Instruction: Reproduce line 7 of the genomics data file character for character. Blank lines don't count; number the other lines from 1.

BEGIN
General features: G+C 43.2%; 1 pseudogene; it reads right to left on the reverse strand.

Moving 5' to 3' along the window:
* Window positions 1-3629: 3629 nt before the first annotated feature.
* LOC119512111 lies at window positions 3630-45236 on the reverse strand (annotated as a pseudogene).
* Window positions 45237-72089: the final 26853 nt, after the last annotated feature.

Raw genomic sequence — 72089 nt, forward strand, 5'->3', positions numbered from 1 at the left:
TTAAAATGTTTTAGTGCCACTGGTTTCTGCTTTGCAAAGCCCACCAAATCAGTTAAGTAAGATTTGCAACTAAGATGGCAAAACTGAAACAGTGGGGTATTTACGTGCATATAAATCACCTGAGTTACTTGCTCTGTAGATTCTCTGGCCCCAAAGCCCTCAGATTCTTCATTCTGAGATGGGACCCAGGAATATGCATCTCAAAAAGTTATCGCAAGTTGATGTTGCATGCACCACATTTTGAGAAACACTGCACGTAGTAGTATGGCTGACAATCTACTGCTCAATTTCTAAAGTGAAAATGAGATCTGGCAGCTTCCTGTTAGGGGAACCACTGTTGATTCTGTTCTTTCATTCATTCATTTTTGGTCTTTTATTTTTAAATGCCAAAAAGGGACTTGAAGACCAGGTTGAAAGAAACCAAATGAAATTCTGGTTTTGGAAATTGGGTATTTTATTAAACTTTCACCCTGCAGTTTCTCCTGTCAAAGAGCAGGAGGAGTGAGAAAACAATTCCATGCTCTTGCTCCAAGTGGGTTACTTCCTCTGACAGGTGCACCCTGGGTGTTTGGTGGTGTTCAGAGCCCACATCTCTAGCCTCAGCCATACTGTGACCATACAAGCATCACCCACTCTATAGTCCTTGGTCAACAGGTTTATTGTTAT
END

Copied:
TTAAAATGTTTTAGTGCCACTGGTTTCTGCTTTGCAAAGCCCACCAAATCAGTTAAGTAAGATTTGCAACTAAGATGGCAAAACTGAAACAGTGGGGTATTTACGTGCATATAAATCACCTGAGTTACTTGCTCTGTAGATTCTCTGGCCCCAAAGCCCTCAGATTCTTCATTCTGAGATGGGACCCAGGAATATGCATCTCAAAAAGTTATCGCAAGTTGATGTTGCATGCACCACATTTTGAGAAACACTGCACGTAGTAGTATGGCTGACAATCTACTGCTCAATTTCTAAAGTGAAAATGAGATCTGGCAGCTTCCTGTTAGGGGAACCACTGTTGATTCTGTTCTTTCATTCATTCATTTTTGGTCTTTTATTTTTAAATGCCAAAAAGGGACTTGAAGACCAGGTTGAAAGAAACCAAATGAAATTCTGGTTTTGGAAATTGGGTATTTTATTAAACTTTCACCCTGCAGTTTCTCCTGTCAAAGAGCAGGAGGAGTGAGAAAACAATTCCATGCTCTTGCTCCAAGTGGGTTACTTCCTCTGACAGGTGCACCCTGGGTGTTTGGTGGTGTTCAGAGCCCACATCTCTAGCCTCAGCCATACTGTGACCATACAAGCATCACCCACTCTATAGTCCTTGGTCAACAGGTTTATTGTTAT